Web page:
Paycheck Fairness for Generation NextOctober 29, 2010
This is the fourth post in a five-part series debunking the myths surrounding the Paycheck Fairness Act.
The persistence of the gender pay gap struck a foul chord with me around the time I entered high school. I was always brought up to believe that women could be anything and that their work would be valued. I still hold on to that ideal, but it has not fully come to fruition.
In my cozy, Midwestern high school, my female classmates seemed largely apathetic to these concerns. Discrimination was something we read about in American history class, albeit briefly. It was not something we expected to experience in the modern-day “real” world.
Apathy precludes reform; if a problem is not understood or acknowledged, it is hard to fix. That is why I’ve been encouraged by the new level of energy about fair pay that I see among my university friends. Different people have different priorities but, on the whole, my peers seem concerned with the cumulative effect the pay gap will have on our lifetime earnings.
MYTH: The gender pay gap is a relic of the past.
FACT: The gender pay gap affects all women, right now.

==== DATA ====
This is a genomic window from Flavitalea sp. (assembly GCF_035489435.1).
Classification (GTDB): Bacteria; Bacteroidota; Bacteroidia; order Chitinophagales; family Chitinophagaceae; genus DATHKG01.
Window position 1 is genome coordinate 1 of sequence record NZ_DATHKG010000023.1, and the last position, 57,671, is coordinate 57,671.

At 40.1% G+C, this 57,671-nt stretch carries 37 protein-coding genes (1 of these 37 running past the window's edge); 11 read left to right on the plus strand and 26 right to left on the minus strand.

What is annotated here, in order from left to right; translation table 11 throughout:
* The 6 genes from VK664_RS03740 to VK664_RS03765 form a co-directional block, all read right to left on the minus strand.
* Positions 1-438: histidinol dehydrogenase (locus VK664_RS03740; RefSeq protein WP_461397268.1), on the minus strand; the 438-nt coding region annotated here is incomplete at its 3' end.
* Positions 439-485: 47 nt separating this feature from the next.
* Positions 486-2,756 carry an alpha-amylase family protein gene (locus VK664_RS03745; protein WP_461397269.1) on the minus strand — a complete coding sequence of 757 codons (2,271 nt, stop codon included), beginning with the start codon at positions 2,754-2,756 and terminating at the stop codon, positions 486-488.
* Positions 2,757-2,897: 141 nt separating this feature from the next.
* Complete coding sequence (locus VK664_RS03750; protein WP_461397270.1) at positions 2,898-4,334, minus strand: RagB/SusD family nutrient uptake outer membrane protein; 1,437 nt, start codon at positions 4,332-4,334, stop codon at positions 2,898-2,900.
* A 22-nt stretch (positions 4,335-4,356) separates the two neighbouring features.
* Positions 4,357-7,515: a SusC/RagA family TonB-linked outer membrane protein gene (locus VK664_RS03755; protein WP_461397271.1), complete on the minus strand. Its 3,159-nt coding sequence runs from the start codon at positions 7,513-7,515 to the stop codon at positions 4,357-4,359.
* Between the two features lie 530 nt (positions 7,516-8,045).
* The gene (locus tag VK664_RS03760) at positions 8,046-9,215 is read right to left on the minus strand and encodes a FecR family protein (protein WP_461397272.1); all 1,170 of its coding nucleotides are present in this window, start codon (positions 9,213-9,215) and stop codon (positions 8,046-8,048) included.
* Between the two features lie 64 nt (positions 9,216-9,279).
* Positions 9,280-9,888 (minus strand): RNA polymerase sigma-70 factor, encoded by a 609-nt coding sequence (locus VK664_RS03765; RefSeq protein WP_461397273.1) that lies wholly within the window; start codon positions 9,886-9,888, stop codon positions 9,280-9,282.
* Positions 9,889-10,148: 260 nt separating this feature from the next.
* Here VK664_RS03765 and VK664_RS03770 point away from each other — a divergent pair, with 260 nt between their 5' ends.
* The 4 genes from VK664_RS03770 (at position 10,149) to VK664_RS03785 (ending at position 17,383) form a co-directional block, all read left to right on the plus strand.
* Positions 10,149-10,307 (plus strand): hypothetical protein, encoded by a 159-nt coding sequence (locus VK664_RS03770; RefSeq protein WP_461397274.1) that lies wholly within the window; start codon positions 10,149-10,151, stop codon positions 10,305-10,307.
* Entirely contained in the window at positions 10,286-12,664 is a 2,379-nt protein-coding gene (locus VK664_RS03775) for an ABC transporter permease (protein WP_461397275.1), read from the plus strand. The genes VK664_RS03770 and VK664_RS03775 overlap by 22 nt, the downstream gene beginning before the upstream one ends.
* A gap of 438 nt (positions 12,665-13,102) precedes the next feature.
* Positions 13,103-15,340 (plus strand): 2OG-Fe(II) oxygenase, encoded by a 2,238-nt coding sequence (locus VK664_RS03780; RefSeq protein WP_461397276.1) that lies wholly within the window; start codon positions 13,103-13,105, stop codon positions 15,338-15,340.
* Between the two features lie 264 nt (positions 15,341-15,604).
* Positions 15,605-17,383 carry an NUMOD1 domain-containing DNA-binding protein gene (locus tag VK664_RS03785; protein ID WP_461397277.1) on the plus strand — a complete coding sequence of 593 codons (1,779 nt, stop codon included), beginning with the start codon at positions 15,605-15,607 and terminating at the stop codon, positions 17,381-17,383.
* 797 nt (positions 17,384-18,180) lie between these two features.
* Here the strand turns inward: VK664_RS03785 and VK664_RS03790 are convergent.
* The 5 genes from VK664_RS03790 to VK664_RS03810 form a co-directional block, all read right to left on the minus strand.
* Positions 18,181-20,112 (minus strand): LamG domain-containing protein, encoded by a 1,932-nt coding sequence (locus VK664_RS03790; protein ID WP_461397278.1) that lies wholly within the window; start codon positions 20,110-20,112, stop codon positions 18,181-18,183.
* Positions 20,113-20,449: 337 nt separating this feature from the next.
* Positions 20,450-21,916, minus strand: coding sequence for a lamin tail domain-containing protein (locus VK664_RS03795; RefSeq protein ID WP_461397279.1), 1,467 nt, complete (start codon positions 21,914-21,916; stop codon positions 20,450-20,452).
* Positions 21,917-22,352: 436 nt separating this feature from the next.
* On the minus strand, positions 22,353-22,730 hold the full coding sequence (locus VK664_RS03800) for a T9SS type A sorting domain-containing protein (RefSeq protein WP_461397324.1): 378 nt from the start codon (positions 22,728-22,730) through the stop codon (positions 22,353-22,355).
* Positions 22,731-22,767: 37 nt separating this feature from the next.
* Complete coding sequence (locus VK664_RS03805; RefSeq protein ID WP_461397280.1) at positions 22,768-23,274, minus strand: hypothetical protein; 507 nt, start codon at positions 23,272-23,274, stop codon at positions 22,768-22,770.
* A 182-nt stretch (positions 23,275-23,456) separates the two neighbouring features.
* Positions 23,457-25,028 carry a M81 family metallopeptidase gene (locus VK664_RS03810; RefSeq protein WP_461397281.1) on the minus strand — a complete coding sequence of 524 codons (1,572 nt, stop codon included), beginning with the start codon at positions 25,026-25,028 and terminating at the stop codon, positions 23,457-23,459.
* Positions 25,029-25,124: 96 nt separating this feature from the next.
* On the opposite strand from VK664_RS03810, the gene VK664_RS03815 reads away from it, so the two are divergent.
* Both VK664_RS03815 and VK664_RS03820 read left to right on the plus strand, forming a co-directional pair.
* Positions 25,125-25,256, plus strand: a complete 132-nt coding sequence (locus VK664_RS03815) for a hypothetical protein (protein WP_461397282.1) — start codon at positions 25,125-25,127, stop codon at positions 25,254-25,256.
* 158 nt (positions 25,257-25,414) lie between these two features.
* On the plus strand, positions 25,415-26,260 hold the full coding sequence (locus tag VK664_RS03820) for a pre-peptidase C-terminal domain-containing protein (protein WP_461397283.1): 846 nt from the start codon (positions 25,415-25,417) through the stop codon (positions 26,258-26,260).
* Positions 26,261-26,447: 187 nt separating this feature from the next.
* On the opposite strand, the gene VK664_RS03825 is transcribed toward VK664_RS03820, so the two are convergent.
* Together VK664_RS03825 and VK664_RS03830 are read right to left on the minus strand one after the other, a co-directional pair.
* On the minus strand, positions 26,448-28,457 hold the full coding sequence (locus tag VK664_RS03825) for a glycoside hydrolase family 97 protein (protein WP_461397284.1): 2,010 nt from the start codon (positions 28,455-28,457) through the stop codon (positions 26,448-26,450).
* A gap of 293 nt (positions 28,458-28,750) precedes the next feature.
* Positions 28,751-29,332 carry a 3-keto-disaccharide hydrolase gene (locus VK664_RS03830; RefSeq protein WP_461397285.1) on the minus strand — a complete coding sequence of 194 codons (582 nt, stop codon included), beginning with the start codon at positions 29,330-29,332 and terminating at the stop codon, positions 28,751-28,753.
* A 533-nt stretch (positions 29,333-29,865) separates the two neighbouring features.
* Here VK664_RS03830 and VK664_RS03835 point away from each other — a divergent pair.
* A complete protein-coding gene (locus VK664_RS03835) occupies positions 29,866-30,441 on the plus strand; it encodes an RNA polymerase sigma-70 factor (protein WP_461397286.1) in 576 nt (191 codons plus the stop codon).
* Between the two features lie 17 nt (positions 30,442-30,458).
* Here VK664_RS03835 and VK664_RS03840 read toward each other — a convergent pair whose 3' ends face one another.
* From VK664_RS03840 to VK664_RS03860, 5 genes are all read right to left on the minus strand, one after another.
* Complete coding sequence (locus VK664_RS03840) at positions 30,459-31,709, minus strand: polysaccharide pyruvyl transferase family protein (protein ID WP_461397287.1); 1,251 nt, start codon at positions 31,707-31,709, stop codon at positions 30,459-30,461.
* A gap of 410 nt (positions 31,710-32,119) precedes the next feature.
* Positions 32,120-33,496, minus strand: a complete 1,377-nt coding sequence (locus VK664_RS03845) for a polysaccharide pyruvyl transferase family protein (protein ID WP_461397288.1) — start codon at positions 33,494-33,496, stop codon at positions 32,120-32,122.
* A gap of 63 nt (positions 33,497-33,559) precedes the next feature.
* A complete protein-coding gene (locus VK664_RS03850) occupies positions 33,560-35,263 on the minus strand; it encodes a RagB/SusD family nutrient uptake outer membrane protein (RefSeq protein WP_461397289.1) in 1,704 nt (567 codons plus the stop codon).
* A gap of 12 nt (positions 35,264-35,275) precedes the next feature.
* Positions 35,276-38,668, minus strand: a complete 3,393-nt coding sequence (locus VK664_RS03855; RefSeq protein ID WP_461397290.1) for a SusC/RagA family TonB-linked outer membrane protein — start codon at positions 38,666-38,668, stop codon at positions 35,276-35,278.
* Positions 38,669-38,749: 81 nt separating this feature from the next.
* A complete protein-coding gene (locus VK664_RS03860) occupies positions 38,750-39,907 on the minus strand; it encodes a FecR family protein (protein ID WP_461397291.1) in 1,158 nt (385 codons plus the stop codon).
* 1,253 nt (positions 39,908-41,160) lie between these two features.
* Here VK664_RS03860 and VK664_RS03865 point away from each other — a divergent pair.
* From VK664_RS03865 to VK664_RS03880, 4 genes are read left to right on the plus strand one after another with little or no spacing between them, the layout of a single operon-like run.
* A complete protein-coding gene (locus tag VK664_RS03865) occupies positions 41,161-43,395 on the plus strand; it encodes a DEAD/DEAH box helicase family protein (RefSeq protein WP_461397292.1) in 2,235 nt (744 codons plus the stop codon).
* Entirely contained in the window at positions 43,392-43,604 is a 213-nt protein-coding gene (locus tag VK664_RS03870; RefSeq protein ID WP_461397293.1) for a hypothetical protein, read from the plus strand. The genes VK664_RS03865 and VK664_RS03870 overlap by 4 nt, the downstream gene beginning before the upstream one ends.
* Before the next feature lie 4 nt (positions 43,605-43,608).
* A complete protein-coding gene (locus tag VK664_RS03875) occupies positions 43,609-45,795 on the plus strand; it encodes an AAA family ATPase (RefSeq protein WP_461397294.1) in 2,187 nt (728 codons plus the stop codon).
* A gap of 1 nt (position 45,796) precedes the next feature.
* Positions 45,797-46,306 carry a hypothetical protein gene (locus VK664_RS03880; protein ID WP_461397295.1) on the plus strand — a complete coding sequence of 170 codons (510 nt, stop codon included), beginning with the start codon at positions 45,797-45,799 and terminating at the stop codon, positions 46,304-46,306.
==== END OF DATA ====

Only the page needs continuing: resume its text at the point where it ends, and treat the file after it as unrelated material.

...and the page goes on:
AAUW’s 2007 report Behind the Pay Gap found that women already earn 5 percent less than men do just one year out of college, controlling for factors known to affect earnings such as education, training, parenthood, and hours worked. The gap widens to 12 percent just a decade out of college, even when men and women have the same major and occupation. The gap these college-educated women experience is even worse than the gap for women overall.
However, women suffer from the pay gap at all levels of education. Over the course of their lives, young women today stand to lose from $300,000 to $1 million over the course of a 40-year career, depending upon education, occupation, and location. This shortfall has serious ramifications for women’s retirement security, since women tend to live longer than men but have fewer resources.
The Paycheck Fairness Act (S. 3772) addresses the wage gap for young women in two crucial ways. Section five of the bill provides funding for salary-negotiation skills training, which would help young women learn about and assert their worth when considering salary and benefits packages.
Sections six, eight, and nine of the bill would empower the Equal Employment Opportunity Commission to analyze its current data collection activities and make new recommendations for those efforts. The bill would also restore the Department of Labor’s ability to gather data from federal contractors, which would potentially uncover red flags and provide technical assistance to employers to help them implement best practices and end pay disparities. By increasing understanding and awareness of the problem, the bill would help lessen the effect of the pay gap on young women.
This post was written by Public Policy Fellow Emily Pfefer.